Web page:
When deciding which stone to use for your counters, it is important to understand what some of the disadvantages of each stone may be. Granite, by far the most popular kitchen counter material, is extremely hard and difficult to scratch. It is porous, however, so it does need to be sealed periodically. If the seal is compromised, some foods could stain your counter. Granite is also only available in colors that can be created by nature and every slab of granite is different. If you have a large counter area, this could mean counters have different veining depending on how you stand in the room.

Quartz Countertops

Another countertop material that is growing in popularity are quartz counters. These are engineered stone countertops created from crushed quartz mixed with coloring and resins to create an extremely hard surface. Because it is engineered, it is available in a wide range of colors. Quartz does not need sealing like other types of natural stone. However, because the stone is mixed with resins, it is not as heat resistant. It is recommended that you always use hot pads and trivets to protect the surface. Many homeowners choose quartz over marble or granite because the stone has a warmer feel than other types of stone.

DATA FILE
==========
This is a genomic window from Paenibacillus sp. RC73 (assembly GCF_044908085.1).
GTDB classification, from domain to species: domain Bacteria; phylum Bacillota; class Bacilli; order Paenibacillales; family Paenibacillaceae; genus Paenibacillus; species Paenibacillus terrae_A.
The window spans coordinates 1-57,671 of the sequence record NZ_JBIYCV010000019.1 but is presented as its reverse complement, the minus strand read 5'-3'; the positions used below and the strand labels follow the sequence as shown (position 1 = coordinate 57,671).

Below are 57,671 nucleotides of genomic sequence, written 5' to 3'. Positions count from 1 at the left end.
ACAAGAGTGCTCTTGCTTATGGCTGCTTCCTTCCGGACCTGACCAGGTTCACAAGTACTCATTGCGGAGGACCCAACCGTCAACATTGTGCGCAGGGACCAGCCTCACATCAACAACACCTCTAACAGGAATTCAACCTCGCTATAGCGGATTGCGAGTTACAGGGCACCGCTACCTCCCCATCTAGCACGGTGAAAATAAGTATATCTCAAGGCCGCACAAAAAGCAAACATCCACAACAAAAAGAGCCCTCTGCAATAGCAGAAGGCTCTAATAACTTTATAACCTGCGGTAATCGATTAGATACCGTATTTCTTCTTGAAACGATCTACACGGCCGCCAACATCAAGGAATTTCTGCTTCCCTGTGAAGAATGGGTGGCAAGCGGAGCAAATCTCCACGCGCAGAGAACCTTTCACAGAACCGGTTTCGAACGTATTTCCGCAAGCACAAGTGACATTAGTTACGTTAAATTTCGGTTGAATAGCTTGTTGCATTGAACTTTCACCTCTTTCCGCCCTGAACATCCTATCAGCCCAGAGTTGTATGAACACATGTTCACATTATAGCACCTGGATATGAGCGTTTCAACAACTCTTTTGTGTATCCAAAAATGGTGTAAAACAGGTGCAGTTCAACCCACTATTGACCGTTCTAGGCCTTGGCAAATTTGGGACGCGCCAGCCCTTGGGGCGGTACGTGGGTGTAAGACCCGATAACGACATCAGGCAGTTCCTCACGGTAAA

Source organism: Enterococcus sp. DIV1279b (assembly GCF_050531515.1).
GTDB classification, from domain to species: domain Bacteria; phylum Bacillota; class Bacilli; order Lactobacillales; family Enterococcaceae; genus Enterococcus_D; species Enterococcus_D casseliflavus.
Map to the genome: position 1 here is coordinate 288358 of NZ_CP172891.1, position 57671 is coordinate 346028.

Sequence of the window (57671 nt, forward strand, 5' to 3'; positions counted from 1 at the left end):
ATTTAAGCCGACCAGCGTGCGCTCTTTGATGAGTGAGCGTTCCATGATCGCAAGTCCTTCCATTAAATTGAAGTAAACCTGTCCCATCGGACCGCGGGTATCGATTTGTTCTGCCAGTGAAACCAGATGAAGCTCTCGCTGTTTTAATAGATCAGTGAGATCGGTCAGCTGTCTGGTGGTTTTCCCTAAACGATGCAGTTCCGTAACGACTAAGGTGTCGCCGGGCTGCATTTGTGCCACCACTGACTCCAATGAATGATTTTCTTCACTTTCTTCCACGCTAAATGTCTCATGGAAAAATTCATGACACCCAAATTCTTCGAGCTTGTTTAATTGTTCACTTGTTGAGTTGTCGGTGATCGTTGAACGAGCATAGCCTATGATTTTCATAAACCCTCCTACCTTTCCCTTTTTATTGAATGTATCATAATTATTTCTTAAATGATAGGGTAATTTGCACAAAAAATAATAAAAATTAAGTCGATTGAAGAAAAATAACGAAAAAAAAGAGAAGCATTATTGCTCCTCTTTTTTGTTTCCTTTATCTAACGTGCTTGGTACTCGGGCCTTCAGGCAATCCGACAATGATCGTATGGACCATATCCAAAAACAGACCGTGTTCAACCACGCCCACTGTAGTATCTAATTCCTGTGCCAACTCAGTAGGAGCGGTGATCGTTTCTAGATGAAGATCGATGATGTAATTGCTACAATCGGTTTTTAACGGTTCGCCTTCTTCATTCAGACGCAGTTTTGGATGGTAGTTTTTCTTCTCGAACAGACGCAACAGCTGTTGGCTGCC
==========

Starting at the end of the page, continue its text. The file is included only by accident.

Marble Countertops

Marble has been used as a building material for centuries. It has a cooler feel than other types of stone which is why it is the perfect surface to work pastry. However, marble is a much softer stone than quartz or granite so it is susceptible to scratching and staining. Red wine, coffee, juices and citrus can damage the counter so spills need to be wiped quickly. Marble also needs to be sealed regularly as well.

Family Lifestyle

One thing to consider when choosing natural stone countertops is how the stone will work with your family. If you have a busy family, granite may be the best option due to its versatility and durability. Choosing a darker granite counter will also help hid stains and small scratches. If you have small children but really love the look of marble, you can find quartz counters that mimic that look but don’t have the staining or scratching issues that marble may have.